Jeff Mason is a White House Correspondent for Reuters and the 2016-2017 president of the White House Correspondents’ Association. He was the lead Reuters correspondent for President Barack Obama's 2012 campaign and interviewed the president at the White House in 2015. Jeff has been based in Washington since 2008, when he covered the historic race between Obama, Hillary Clinton and John McCain. Jeff started his career in Frankfurt, Germany, where he covered the airline industry before moving to Brussels, Belgium, where he covered the European Union. He is a Colorado native, proud graduate of Northwestern University and former Fulbright scholar.
Twitter handle: @jeffmason1
The Washington Post reported Thursday that President Donald Trump is talking to advisers about issuing pardons to aides, family members and even himself in order to undermine Special Counsel Robert Mueller’s widening Russia investigation. Trump outside counsel John Dowd told my Reuters colleague Karen Freifeld that the Post's "stuff on pardons is nonsense," Dowd said. "It's just a smear job on the president. It’s not true.”
This could be the start of something huge: Securities and Exchange Commissioner Michael Piwowar said in a speech Monday to the Heritage Foundation that the SEC is open to the idea of allowing companies contemplating initial public offerings to include mandatory shareholder arbitration provisions in corporate charters. If Piwowar’s statements, first reported by my Reuters colleague Sarah Lynch, mark a new SEC policy on mandatory arbitration, they could be the beginning of the end of securities fraud class actions.
Over the weekend, Axios and Bloomberg ran stories about a shakeup in President Donald Trump's legal team, reporting that longtime Trump lawyer Marc Kasowitz of Kasowitz Benson Torres is expected to play a diminished role as the president responds to investigations of his campaign's ties to Russia.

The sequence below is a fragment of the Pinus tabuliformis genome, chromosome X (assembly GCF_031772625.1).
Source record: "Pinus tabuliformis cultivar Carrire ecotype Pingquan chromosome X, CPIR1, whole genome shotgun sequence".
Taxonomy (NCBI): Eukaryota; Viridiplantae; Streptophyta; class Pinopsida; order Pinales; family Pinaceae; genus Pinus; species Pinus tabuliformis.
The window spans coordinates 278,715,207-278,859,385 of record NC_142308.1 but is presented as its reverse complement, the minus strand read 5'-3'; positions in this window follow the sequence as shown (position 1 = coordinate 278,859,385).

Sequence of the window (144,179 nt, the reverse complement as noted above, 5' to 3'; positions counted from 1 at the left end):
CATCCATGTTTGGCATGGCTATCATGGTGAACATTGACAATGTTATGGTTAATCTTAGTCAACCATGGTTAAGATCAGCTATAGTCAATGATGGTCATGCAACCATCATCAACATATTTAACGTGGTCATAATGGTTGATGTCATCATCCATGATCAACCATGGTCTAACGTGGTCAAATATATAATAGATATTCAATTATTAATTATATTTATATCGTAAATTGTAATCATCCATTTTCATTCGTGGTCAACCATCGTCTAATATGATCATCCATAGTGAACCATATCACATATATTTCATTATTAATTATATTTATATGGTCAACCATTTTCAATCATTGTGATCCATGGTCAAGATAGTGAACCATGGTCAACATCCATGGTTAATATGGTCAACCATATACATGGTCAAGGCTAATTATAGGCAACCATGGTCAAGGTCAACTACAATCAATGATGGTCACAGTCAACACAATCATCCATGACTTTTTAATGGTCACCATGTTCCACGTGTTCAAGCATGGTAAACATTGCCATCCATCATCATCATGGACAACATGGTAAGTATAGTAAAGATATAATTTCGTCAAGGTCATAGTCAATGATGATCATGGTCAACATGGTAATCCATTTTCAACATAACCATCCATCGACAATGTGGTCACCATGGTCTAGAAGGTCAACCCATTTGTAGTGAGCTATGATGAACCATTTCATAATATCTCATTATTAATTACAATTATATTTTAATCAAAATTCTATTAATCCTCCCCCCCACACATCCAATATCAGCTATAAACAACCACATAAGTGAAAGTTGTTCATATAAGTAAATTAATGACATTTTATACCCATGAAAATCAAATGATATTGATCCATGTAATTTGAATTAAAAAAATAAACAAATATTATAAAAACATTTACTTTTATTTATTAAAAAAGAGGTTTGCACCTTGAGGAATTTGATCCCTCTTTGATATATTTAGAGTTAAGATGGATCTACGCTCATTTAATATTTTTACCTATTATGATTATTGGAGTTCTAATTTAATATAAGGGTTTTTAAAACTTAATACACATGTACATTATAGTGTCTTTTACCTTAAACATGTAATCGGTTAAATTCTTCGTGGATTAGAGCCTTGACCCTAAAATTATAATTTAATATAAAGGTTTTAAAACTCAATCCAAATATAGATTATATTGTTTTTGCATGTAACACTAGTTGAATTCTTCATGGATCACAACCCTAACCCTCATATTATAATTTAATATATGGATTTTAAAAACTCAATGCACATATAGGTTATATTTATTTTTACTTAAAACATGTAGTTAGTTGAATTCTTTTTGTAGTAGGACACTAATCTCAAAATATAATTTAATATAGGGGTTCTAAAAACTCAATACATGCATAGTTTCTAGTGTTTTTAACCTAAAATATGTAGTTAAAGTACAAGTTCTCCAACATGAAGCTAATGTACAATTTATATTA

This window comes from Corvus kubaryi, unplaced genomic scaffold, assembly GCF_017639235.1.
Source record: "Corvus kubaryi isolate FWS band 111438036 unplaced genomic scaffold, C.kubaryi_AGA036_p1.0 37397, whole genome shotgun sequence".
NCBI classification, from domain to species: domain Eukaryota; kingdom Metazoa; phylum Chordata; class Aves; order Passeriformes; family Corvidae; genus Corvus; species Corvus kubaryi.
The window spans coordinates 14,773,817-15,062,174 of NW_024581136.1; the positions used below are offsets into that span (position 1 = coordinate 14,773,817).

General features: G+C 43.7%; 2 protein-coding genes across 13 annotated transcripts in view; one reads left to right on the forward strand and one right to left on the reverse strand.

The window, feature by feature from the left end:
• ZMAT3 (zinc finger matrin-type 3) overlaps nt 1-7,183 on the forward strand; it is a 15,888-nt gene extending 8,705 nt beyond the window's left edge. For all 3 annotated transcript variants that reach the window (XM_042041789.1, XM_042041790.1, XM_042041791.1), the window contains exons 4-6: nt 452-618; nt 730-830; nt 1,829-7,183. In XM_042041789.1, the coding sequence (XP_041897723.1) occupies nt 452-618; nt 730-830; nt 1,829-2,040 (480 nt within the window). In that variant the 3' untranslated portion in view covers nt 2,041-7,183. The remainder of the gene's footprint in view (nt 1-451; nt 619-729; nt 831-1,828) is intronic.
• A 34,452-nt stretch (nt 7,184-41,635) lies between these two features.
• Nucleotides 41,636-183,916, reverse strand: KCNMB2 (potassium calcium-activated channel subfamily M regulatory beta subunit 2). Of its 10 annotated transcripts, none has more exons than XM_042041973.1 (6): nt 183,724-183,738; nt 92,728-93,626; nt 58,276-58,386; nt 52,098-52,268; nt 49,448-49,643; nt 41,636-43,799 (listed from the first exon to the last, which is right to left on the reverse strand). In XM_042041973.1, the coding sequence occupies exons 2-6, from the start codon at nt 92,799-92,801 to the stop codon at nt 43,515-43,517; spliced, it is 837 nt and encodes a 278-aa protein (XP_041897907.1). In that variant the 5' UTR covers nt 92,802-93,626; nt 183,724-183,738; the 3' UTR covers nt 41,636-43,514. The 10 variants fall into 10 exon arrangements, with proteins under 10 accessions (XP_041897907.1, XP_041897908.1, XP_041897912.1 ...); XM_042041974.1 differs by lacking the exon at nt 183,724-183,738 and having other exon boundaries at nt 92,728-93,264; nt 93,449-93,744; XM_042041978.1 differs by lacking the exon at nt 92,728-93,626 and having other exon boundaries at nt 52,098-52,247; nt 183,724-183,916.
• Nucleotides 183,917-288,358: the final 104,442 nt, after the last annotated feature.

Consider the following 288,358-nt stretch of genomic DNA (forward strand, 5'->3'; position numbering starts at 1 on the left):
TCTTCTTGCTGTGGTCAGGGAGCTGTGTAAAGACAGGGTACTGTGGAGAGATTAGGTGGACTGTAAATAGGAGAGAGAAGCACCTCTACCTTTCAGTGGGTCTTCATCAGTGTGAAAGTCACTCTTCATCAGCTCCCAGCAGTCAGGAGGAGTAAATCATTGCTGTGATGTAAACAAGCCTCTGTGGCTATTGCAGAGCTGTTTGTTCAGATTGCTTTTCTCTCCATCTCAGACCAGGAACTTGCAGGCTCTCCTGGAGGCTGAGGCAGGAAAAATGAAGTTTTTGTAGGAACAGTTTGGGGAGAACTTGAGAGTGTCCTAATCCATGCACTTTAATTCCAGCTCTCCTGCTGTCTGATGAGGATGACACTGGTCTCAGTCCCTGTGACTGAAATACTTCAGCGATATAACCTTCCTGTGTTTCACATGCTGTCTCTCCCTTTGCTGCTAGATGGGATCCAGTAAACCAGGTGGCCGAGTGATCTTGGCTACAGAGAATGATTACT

Late Thursday, Conagra filed a new brief at the U.S. Supreme Court, asserting an irrefutable argument: If there was any doubt that federal appellate courts continue to struggle with the issue of class certification and identifying class members, this week resolved it. According to Conagra, rulings in the last seven days from the 2nd and 6th Circuit Courts of Appeals make it all the more obvious that the Supreme Court must tell the lower courts what to do about class action ascertainability.
On a fateful day in 2010, Philippe Selendy and Manisha Sheth of Quinn Emanuel Urquhart & Sullivan took the train to Washington, D.C., to pitch officials at the Federal Housing Finance Agency on a radical proposal: FHFA should hire Quinn Emanuel to sue the banks that sold toxic mortgage-backed securities to Fannie Mae and Freddie Mac, FHFA’s wards. The firm already had MBS expertise, thanks to partner Peter Calamari’s groundbreaking litigation for the insurer MBIA, and Quinn partner Shon Morgan was already advising Fannie on potential claims.
Several Pimco investment funds are accusing the mortgage-backed securities trustee Wells Fargo of misusing noteholder money to pay its own legal expenses.
Describing Judge Diane Wood of the 7th Circuit Court of Appeals as a stickler for the rules of appellate procedure is like calling ice cream cold, based on the evidence of a pair of orders she filed Monday.
On June 30, U.S. Supreme Court Chief Justice John Roberts disclosed an intriguing tidbit about how he reads briefs to hundreds of federal judges and appellate lawyers gathered at a federal judicial conference in Pennsylvania.
On Wednesday, an intermediate appeals court in Milwaukee ruled that Wisconsin’s $750,000 cap on non-economic damages in medical practice suits is unconstitutional because it denies catastrophically injured patients equal protection. The opinion, written by Judge Joan Kessler for a panel that also included Judges Kitty Brennan and William Brash, upholds a jury award of $16.5 million to Ascaris Mayo and her husband, Antonio, Mayo lost all of her limbs to a septic infection that, according to the jury, her emergency room doctor and physician’s assistant diagnosed but failed to warn her about.
The U.S. Supreme Court will decide next term whether whistleblowers who report concerns within their companies are entitled to sue under the robust anti-retaliation provisions of the Dodd-Frank Act, even though Dodd-Frank elsewhere identifies whistleblowers as employees who tell the government about corporate wrongdoing. But when it comes to whistleblowers, defining who qualifies for which protections isn’t Dodd-Frank’s only inconsistency.